I do not think the President of the United States should be a liar, and believe that the overwhelming majority of U.S. citizens agree with me. For security reasons, the whole truth cannot always be revealed, but it is quite obvious that lies are seldom made to protect our nation. Almost invariably, the political fortunes of the prevaricator are at stake.
During my campaign for the White House in 1976, veracity was a very important issue, because of the known falsehoods having been told during the Vietnam War and the revelations of the Frank Church senatorial investigation that our government had, through the CIA, committed murder and other crimes. I habitually told my small groups of supporters, “If I even make a misleading statement, don’t support me.”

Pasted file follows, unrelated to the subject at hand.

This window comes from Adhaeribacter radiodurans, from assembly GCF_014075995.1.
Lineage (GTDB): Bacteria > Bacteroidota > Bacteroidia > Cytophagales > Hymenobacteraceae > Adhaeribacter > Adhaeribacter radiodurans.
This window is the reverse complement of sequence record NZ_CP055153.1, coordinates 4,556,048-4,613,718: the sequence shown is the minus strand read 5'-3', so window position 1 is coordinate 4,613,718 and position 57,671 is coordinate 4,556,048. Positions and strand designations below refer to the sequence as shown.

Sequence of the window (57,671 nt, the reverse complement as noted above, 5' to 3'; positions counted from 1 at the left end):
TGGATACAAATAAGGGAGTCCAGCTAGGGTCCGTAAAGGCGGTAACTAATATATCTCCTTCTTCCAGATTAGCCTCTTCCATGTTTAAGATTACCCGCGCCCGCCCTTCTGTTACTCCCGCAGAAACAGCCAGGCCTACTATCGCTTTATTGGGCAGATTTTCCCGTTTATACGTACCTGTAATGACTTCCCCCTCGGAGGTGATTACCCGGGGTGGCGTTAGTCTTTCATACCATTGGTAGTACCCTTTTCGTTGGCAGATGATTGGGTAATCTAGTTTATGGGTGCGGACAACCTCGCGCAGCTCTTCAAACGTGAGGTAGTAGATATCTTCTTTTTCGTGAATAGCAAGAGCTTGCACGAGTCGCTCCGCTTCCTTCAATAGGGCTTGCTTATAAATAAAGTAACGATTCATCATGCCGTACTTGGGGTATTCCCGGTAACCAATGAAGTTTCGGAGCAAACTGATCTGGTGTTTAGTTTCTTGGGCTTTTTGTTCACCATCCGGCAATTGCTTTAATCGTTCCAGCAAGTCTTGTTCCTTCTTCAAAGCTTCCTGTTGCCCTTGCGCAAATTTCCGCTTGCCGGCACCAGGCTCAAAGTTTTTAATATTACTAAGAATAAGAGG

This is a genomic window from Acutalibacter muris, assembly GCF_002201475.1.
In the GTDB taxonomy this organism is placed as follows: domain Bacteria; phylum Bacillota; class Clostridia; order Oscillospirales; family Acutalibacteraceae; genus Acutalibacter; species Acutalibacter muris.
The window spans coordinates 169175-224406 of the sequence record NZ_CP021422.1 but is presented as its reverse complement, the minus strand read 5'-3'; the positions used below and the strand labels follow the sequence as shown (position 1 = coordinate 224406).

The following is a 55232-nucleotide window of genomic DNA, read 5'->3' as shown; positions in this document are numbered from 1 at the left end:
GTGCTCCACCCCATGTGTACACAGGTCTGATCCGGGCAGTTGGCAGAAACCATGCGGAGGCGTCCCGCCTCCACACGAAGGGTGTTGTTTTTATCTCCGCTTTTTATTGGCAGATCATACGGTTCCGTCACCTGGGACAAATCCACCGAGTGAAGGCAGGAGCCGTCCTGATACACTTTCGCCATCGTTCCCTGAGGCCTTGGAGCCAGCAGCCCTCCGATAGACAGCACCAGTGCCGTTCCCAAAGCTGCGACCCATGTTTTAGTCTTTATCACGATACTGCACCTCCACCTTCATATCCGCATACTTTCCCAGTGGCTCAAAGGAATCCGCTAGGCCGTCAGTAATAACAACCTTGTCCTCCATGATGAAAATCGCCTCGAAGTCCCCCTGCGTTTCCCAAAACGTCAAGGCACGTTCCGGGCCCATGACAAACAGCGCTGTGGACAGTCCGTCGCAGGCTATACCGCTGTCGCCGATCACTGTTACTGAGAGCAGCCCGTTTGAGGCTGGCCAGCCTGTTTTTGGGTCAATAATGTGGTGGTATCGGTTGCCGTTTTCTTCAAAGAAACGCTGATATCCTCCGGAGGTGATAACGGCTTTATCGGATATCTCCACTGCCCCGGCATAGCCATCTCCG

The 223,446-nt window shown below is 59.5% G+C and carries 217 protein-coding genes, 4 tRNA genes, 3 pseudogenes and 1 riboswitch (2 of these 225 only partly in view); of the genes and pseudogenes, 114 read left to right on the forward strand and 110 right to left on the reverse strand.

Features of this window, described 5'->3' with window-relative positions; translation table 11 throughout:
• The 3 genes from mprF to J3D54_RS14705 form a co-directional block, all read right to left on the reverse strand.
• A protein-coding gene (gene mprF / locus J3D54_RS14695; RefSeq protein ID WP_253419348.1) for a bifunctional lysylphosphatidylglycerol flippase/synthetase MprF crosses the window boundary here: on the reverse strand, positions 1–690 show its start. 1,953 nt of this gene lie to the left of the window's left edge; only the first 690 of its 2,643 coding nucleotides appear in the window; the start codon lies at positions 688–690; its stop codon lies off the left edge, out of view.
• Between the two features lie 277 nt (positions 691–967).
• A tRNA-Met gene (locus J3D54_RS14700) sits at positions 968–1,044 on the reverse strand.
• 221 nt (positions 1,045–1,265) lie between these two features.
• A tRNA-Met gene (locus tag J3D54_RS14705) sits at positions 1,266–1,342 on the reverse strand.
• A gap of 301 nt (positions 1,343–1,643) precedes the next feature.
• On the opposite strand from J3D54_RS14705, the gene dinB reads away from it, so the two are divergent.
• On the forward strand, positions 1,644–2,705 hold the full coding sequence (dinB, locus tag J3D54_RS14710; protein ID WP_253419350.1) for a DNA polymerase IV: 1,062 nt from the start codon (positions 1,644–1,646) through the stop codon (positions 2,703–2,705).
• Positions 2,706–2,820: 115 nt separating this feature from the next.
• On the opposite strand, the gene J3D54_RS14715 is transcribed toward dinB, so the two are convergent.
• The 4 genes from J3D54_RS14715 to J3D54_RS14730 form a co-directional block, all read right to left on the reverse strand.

Although stigmatized as naïve and often having to suffer the consequences, I maintained this commitment to truthfulness during my term in office, and it paid off in many ways. One example was the trust aroused in me by President Anwar Sadat and Prime Minister Menachim Begin, which was instrumental in orchestrating the Israeli-Egyptian peace treaty. I’ve observed at other times that the exploding consequences of a small lie can result in political catastrophe, as was shown in President Nixon’s effort to conceal the Watergate break-in.
There have been other examples since I left office.
The author was the 39th President of the United States.